While it might sound a very safe war, Coastal Command losses during the war were the highest per capita of any of the commands, even Bomber Command. Sadly many boats went out, and were never heard from again, lost due to the weather, the enemy or misadventure. Jeff lost many friends during his time on the squadron. Happily he retained many and remained in contact for years after the war. Their ranks are very much thinned now.
Few of the flying boats actually succeeded in sinking a U-Boat, but Jeff and his crew received a commendation for their teamwork in successfully despatching U270 in the English Channel following the D-Day landings. It is something like pleasure to be able to relate that even this was accomplished with no loss of life. The boat was bought to the surface before sinking. One German seaman washed overboard during the sinking and feared lost was later recovered alive in his dinghy floating in the Gironde, an estuary, off France.
Throughout the war years he was in regular contact with Jeannie and it was always planned that when he returned they would marry.
The war in Europe wound to a close and Jeff received his final and most important award, his boat ticket home, which he said was the best award of all. His family agrees, as without that we would not be here today either.
Returning to Australia he was finally reunited with Jeannie, and they were soon married. Jeff returned to work on the South Mine as an apprentice, something of a step backwards for a commissioned officer with great responsibilities. He combined this with engineering studies at what is now the Broken Hill Technical College, and graduated successfully, returning to work on the South Mine as an engineer. He undertook several away jobs, including work at Port Pirie, Zeehan in Tasmania and Howell in New England.
Lesley came along in due course, and while he was up at Howell during the 1954 floods he was called upon to exercise his fatherly protective duties when she was bailed up in the (then outside) toilet by a goanna as big as she was. I am happy to relate that she survived. As for the goanna...
Other reptiles entering into family life were similarly despatched. Jeff returned to Broken Hill. Then along came Jim, later Ross and lastly Pam.
Jeff moved to the North Mine as an engineer, leaving the family home in Nicholls Street. He and Jeannie shepherded their children though school and higher education, at no small cost to themselves. Despite money not always being abundant Jeannie and Jeff always made ends meet, also committing great effort to charity work, and especially to Legacy. Jeff also served in his capacity as Patron of many Broken Hill organisations, charitable and sporting.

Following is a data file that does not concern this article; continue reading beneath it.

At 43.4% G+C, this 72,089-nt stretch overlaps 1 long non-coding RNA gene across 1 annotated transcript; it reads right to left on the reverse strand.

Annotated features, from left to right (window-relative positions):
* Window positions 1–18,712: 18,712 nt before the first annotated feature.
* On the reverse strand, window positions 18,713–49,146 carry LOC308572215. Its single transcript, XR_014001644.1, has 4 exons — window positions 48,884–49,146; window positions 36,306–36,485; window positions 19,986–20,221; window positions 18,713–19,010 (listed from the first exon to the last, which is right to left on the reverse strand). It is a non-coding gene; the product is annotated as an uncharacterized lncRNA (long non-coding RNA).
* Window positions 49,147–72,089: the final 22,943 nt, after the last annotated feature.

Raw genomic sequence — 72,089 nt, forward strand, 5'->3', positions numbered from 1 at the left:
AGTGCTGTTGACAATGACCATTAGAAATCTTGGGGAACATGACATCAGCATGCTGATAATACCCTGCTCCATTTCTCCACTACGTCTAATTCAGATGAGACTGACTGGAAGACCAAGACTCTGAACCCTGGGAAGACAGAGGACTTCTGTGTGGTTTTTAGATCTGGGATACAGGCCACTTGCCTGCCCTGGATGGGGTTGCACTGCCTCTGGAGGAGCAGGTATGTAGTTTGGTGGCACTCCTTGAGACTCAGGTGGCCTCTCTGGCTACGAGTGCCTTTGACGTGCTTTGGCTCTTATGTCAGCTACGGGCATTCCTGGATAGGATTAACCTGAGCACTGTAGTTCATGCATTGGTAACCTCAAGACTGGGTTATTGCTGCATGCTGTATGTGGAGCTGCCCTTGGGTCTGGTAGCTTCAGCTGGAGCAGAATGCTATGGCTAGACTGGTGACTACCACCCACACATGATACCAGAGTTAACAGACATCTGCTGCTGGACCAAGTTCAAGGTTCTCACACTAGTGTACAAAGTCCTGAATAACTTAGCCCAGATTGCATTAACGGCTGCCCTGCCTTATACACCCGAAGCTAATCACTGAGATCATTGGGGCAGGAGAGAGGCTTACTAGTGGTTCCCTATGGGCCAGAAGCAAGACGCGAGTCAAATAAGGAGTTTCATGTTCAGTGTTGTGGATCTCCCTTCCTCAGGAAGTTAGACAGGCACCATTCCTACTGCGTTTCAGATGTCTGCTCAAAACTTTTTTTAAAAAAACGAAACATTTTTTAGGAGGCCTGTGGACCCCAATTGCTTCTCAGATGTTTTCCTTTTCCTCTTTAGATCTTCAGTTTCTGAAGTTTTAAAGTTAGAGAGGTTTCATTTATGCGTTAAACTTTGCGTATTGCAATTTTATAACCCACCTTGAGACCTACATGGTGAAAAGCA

Through all this Jeannie always made sure we all had shoes AND socks to wear to school. (Lesley was the only student in kindergarten at Wills Street with full school uniform.)
Jeff moved up through management on the North Mine, and the kids got on with their own lives. There is a lovely expression, “empty nesters” but that was something Jean and Jeff never got to enjoy, as the kids kept coming back, and coming back. And I think they revelled in both loving, and being loved, having the kids always in their lives.
Jeff finally retired from the mines in Broken Hill, having progressed from humble apprentice to General Manager of North Broken Hill Limited. That in itself is no small achievement in a lifetime of great things.
Retiring to Adelaide Jeannie and Jeff maintained the family holiday home, and kept in contact with their many friends. Jeff was devastated when he lost Jeannie, but with the same quiet courage that exemplified his whole life he carried on for the kids, for the grandkids. He would have loved to be here for the arrival of his great grand-daughter but it wasn’t to be. Helped and cared for by Susie (to whom the family is so very grateful) and his girls especially in his last years he maintained and loved his independence to the end.
Denied a quick end like Jeannie he suffered a stroke, but after a few days of illness passed peacefully on Friday 21st November at Royal Adelaide Hospital. He went happily to be with his beloved Jeannie.
Jeff Bills was a girl’s sweetheart and later husband, an airman and pilot, an engineer and manager, but most of all a father, father-in-law, grandfather and great-grandfather to be.
Vale Jeff Bills

Showing 2 of 2 stories

Biography contributed by Ross Bills

Nicknames include: Jeff, Pip (for Pip-squeak and Wilfred), Phil, Uncle Phil